2. (a) Vincennes was the seat of government 8. Use boxes or jars of different kinds of soil, of Indiana territory until 1813. This city, the as sand, tough clay, loam, some fertilized and county seat of Knox, is in the southwestern part some not, with different quantities of water, difof the State on the Wabash River. (b) Corydon, ferent degrees of temperature, with different the capital from 1813 to 1825, is the county seat kinds of plants, and note effect of kind of soil, of Harrison, in the extreme southern part of the amounts of water, heat, etc., on each. Also, State. (c) Indianapolis, the capital since 1825, make vbservations regarding relations of plants is in the central part of the State.

to soil, moisture, temperature, etc., in your 3. Draw a square containing just 36 smaller neighborhood. squares. This will represent a township divided 9. into sections. Begin at the upper right corner 10. Brahmanism, Buddhism, Mohammedanand number the first row consecutively from ism and Christianity are the important religions right to left, the second row from left to right, of the world. the third from right to left, and so on until all 11. The physical regions crossed in traveling the sections are numbered.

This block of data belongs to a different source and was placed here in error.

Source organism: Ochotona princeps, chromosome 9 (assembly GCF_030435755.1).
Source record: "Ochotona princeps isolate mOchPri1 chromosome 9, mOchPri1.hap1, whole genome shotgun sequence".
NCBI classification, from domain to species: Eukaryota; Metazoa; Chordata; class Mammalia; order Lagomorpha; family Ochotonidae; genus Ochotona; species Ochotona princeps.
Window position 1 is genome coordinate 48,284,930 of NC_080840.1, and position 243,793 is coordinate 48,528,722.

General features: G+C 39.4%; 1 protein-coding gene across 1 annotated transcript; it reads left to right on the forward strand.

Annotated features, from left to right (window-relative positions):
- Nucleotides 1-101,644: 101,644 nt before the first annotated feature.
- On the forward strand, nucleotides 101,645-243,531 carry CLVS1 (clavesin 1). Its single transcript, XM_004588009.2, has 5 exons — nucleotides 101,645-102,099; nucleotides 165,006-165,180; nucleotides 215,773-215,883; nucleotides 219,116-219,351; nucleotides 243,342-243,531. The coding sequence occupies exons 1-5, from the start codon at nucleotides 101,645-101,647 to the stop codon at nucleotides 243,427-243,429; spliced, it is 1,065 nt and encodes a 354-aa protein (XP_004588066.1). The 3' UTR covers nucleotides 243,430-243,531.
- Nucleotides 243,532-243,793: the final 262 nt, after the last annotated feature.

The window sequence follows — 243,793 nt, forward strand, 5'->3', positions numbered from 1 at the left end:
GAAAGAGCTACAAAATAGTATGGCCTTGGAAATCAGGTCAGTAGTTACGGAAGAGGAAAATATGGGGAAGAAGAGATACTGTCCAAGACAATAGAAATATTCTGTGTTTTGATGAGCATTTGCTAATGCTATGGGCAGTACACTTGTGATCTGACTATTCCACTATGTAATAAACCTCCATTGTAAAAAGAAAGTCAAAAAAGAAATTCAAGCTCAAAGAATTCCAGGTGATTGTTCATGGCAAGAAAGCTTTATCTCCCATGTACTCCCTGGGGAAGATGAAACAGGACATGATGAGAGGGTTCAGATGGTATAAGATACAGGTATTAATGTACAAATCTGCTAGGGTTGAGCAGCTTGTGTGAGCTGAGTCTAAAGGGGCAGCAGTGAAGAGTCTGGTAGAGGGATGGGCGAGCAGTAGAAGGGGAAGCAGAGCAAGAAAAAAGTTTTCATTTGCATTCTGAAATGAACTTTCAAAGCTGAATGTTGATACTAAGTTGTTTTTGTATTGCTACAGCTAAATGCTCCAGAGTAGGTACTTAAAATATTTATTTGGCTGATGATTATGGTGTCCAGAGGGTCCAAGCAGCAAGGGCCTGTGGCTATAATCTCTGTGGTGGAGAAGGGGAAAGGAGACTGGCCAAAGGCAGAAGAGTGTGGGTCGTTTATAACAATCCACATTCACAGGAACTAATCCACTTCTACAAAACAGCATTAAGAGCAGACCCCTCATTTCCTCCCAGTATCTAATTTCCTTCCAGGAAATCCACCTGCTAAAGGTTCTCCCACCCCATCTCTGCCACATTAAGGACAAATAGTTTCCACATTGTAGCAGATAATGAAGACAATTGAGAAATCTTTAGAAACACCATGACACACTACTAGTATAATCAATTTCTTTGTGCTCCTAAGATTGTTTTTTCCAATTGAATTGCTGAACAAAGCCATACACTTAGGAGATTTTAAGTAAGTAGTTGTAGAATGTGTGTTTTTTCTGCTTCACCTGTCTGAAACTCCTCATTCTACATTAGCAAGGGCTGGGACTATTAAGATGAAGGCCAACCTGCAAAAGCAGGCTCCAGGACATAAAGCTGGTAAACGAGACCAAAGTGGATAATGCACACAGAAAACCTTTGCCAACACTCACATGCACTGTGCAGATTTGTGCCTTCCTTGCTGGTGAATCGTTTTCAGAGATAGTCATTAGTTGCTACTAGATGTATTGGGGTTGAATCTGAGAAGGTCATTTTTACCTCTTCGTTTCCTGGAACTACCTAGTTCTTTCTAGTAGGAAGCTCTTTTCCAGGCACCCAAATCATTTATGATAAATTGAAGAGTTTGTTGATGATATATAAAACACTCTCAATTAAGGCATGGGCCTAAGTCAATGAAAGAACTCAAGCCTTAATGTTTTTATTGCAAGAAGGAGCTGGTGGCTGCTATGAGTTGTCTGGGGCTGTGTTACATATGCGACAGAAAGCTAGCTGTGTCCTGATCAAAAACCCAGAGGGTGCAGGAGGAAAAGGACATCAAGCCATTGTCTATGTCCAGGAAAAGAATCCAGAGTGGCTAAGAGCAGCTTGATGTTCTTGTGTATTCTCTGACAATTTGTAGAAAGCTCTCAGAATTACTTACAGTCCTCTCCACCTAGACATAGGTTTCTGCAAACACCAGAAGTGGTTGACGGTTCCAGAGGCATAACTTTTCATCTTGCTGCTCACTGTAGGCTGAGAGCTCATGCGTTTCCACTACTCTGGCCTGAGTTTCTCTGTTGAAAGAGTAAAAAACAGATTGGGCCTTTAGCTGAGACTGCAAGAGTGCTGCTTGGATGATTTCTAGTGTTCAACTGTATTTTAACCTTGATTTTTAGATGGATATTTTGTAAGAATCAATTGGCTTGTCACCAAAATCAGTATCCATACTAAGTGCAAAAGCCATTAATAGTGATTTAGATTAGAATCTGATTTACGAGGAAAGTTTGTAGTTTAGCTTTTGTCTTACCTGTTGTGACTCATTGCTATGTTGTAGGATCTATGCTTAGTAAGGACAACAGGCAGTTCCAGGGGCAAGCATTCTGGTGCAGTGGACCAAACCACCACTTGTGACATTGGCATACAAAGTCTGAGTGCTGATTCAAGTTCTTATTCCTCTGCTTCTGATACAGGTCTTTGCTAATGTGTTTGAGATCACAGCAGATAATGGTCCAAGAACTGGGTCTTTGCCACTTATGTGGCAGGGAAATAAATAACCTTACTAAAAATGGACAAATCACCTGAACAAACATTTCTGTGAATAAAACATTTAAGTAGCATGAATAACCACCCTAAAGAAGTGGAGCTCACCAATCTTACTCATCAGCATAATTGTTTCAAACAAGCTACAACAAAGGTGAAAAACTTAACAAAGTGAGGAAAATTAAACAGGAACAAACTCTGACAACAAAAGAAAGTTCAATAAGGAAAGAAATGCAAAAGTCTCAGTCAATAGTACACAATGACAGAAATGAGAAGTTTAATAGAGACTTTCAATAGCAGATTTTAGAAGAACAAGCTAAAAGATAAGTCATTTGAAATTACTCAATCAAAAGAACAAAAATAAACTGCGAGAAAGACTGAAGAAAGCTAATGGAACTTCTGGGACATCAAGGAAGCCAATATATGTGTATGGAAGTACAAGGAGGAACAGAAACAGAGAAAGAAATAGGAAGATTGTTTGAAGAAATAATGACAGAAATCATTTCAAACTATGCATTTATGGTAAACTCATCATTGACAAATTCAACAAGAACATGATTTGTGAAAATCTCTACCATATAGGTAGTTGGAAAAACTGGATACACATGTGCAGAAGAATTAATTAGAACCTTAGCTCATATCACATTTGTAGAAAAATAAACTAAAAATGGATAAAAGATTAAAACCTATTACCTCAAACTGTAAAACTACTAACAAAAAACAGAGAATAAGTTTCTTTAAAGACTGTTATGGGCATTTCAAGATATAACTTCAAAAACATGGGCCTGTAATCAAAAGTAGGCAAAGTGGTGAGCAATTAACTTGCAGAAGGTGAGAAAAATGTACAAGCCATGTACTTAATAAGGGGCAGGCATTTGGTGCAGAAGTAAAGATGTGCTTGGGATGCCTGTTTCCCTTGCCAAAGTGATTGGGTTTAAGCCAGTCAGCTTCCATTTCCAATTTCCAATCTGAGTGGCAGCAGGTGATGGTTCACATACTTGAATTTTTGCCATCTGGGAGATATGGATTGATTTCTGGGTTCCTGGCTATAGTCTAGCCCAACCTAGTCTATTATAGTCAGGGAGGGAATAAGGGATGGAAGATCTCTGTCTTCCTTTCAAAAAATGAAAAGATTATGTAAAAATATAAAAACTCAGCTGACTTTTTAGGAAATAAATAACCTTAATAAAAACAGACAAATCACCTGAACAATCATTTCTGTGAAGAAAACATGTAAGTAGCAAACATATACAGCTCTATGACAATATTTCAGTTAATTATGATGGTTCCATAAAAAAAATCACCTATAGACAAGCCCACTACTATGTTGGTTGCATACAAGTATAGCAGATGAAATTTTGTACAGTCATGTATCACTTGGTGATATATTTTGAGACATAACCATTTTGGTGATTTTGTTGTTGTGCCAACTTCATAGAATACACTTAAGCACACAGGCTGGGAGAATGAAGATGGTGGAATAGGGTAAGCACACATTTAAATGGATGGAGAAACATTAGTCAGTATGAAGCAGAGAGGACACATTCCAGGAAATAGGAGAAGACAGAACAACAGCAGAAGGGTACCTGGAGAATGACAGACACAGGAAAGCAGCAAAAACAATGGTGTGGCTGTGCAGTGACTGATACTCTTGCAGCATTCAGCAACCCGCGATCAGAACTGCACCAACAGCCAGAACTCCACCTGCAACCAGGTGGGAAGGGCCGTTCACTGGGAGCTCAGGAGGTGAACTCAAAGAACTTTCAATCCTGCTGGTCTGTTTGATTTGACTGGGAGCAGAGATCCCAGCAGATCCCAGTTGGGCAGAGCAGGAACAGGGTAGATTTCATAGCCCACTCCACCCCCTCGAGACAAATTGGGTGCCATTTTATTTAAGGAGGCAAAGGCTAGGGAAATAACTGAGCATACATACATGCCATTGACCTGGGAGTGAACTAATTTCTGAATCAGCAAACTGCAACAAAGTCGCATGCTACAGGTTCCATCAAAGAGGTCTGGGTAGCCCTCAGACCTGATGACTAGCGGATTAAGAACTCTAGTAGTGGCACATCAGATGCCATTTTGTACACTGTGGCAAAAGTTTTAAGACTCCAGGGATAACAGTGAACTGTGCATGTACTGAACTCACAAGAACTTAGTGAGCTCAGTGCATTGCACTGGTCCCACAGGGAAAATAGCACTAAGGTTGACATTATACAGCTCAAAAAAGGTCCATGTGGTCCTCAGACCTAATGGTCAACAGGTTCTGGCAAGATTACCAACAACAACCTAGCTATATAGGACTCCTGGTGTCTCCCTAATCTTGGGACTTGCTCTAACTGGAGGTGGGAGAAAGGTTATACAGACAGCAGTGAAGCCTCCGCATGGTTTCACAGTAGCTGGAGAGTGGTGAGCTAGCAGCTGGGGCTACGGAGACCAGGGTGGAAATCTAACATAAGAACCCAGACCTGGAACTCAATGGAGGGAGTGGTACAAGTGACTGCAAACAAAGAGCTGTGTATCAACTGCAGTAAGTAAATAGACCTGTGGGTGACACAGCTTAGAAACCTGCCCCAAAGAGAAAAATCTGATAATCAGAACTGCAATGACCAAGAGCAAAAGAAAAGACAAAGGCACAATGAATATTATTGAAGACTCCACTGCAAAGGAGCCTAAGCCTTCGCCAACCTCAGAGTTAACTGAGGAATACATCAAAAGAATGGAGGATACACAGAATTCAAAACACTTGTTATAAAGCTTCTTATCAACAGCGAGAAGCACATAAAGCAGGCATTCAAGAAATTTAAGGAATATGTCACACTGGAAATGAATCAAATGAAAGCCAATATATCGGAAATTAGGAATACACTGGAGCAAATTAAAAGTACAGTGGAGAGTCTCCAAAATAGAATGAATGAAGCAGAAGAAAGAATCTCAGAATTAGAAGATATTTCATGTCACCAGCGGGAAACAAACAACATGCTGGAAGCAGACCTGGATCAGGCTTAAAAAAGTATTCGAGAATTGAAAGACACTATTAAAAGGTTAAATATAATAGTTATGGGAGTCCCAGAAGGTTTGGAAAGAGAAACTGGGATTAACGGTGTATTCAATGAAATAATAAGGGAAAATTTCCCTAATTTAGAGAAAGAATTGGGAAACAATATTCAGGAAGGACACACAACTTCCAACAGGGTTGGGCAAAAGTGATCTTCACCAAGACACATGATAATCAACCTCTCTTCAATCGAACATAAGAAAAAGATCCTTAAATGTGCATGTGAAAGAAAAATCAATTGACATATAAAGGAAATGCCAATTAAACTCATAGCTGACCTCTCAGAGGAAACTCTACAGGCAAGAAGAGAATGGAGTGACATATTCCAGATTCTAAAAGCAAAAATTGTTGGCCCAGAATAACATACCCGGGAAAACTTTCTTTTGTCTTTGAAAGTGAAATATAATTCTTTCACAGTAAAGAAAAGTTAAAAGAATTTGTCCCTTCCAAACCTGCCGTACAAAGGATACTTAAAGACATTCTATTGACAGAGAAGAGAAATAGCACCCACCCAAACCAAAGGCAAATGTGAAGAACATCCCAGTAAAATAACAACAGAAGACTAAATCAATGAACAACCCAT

from Chesapeake Bay to the Ohio River are the 4. The main system of the Nile, the White Atlantic Coastal Plain and the Appalachian Nile, rises in the lake region of middle Africa Highlands. Frye subdivides the latter into the and flows northward through hundreds of miles following, beginning on the east: Piedmont Belt, of desert country to the Mediterranean Sea. Two Blue Ridge, Great Valley, Alleghany Ridge and tributaries, the Blue Nile and the Atbara, rise in Alleghany Plateau.

[graphic]

INDIANA NATIONAL BANK,

INDIANAPOLIS, IND). Dear Mr. Vories :

The work I learned in your school stands me in hand here, for it is precisely like the work here in this bank.

Sincerely your friend,

CLARA SCHMIDT.

VORIES'S

BUSINESS COLLEGE

Five times larger than any other business School in this State.

SECOND LARGEST IN THE WORLD.

Phones, 1254.

Monument Place, INDIANAPOLIS, IND.